Ancient Cottage in the Woodlands...
The man drove by the densely overgrown place as he had done so many times during the last month. Staring into the heavily wooded area, sitting right in the middle of overgrown vines, and a stand of maple and sycamore trees, he could see an old boarded-up, brick cottage. From the dense overgrowth, it was apparent that it had been vacant for a long time.
Stopping to look, he couldn't shake the feeling that there was something quite endearing, old fashioned, and quaint about the lonely old place.
Old house... You look about as sad, and empty as I feel, he thought, smiling wryly to himself. Though feeling quite forlorn, the man still felt an attraction, almost a yearning, start to tug at his heart.
Getting out of his old car, he fought his way up through the thicket, and wild growth. He finally arrived at the boarded up front door of the ancient brick cottage. Pausing for a moment to wipe the sweat from his face, he laughed quietly to himself and said, "Old house... , how would you like to hook up and keep each other company?"
That had been six months ago. After hiring a Real Estate Broker to make a search, he had finally located the Owner. Turned out, he had been trying to unload the old Cottage for months but had found no one interested in buying the old rundown, dilapidated place.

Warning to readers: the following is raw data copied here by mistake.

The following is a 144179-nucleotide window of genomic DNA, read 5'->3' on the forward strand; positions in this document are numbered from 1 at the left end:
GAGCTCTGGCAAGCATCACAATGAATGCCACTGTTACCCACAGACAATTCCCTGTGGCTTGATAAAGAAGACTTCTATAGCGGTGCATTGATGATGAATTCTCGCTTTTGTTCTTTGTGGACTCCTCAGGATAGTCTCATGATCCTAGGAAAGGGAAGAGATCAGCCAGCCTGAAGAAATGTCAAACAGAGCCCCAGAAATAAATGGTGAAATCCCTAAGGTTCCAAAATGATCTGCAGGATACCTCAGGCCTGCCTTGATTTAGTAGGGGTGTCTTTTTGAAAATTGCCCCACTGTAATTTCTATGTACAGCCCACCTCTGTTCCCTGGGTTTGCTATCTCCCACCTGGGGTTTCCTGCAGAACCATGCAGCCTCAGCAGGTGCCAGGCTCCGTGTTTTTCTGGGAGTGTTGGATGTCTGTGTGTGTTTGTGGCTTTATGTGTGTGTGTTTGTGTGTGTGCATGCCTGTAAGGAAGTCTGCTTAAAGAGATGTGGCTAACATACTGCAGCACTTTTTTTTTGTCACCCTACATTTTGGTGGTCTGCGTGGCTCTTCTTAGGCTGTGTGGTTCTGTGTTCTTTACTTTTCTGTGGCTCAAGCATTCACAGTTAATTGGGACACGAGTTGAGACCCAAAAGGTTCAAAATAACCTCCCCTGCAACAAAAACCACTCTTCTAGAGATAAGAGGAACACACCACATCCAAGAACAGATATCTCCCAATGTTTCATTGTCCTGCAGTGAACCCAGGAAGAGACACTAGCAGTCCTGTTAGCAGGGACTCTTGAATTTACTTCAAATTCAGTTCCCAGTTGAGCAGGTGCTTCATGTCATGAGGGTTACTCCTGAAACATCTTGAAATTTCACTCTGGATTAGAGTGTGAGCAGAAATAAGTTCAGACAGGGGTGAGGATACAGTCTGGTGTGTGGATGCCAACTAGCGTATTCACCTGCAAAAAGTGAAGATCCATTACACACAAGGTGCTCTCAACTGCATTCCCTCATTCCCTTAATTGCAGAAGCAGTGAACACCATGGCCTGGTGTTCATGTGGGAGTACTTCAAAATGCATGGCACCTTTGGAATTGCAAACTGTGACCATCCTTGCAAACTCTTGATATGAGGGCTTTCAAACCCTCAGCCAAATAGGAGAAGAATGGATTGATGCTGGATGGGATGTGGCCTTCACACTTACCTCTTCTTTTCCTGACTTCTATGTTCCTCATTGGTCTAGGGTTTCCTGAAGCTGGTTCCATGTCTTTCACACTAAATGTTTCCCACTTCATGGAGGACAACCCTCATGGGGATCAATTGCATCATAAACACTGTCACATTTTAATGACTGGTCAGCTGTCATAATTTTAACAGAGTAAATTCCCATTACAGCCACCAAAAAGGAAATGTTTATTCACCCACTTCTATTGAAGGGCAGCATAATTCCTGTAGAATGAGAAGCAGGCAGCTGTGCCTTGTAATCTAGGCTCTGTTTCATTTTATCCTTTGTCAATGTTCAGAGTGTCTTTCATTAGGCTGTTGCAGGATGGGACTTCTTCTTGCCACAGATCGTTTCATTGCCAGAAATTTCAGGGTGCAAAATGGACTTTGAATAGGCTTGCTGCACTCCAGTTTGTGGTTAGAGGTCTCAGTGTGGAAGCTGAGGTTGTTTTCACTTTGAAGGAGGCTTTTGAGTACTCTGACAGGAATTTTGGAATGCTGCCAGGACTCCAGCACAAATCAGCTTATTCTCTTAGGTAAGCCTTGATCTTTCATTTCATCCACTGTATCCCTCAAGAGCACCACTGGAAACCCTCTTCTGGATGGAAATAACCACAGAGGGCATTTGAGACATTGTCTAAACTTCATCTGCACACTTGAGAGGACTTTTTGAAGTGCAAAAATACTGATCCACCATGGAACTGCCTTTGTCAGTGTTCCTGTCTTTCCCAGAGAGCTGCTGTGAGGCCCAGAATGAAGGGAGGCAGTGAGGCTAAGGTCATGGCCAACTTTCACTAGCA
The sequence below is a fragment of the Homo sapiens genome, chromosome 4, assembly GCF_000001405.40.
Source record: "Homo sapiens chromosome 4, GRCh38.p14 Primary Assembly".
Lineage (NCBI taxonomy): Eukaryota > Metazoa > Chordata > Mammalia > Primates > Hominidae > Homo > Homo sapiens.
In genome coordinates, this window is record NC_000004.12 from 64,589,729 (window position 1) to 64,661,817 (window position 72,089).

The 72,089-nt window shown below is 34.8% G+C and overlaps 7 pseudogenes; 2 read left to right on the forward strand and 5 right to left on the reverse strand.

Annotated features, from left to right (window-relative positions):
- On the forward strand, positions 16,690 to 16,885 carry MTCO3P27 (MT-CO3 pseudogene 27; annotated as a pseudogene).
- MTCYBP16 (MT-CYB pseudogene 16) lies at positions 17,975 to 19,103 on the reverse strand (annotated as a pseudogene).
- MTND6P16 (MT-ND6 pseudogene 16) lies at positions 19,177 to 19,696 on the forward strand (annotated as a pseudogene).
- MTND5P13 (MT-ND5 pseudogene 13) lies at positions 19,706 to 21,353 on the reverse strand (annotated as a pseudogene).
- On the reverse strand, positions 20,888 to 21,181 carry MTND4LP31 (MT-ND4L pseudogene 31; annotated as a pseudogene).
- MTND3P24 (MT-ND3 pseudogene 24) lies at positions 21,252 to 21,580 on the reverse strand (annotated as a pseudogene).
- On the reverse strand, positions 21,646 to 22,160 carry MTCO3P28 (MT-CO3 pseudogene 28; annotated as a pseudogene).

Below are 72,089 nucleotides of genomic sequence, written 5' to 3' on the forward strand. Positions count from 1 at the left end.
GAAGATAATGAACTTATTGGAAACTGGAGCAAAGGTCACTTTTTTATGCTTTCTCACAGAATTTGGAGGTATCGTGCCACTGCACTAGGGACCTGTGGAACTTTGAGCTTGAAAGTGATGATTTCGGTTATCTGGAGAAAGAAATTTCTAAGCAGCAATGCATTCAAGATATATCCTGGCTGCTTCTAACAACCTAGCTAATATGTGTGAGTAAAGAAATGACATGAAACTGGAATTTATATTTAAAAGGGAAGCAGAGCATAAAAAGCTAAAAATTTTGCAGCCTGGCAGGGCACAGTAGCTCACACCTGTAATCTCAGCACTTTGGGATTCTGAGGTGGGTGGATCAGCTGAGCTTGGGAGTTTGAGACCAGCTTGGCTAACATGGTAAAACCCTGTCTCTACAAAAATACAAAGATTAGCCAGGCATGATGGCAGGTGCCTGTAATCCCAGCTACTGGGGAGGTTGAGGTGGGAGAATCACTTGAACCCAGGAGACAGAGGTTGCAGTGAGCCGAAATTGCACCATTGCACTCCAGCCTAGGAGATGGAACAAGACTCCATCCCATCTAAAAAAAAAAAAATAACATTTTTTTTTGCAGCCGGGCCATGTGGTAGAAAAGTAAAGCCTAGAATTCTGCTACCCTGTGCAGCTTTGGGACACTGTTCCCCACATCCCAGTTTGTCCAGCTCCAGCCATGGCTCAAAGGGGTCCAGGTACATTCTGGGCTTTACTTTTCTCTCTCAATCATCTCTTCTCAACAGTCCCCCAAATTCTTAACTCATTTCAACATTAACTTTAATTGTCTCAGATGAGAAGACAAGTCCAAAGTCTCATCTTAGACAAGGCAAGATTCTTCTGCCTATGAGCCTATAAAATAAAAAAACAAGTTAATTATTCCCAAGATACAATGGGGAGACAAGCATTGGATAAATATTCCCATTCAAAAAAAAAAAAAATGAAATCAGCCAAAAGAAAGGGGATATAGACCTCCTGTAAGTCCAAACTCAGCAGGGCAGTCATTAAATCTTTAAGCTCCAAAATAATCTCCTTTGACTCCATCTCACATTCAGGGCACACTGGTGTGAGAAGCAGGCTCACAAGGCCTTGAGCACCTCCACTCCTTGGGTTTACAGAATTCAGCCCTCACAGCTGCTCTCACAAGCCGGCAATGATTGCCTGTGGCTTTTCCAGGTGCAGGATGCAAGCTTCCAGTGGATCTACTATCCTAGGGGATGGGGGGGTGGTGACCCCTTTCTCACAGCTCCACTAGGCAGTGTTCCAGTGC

Arriving home to her little three-room apartment, Lisa heaved a tired sigh of relief. The week of waiting on tables at the My Grill Café was finally over. She had Saturday and Sunday off. In addition, tonight was the Country Music Show she had been waiting all week to see.
Tonight, the guest star was to be Earnest Tubb. Although now up in years, he still remained her favorite Country Singer. By nine o'clock, she had finished her modest dinner. A bowl of fresh popcorn sat on the end table near her. She was ready.
By the time Earnest Tubb's theme song, "Walking the Floor Over You," was half way through, she had settled back to munch on her popcorn and to let the sound of his voice wash over her.
She loved Earnest Tubb, the old Texas Troubadour. Besides his beautiful voice and his excellent band, the Texas Troubadours, his acts of kindness were legendary. More than one budding Country singer owed his success to Tubb's kindness.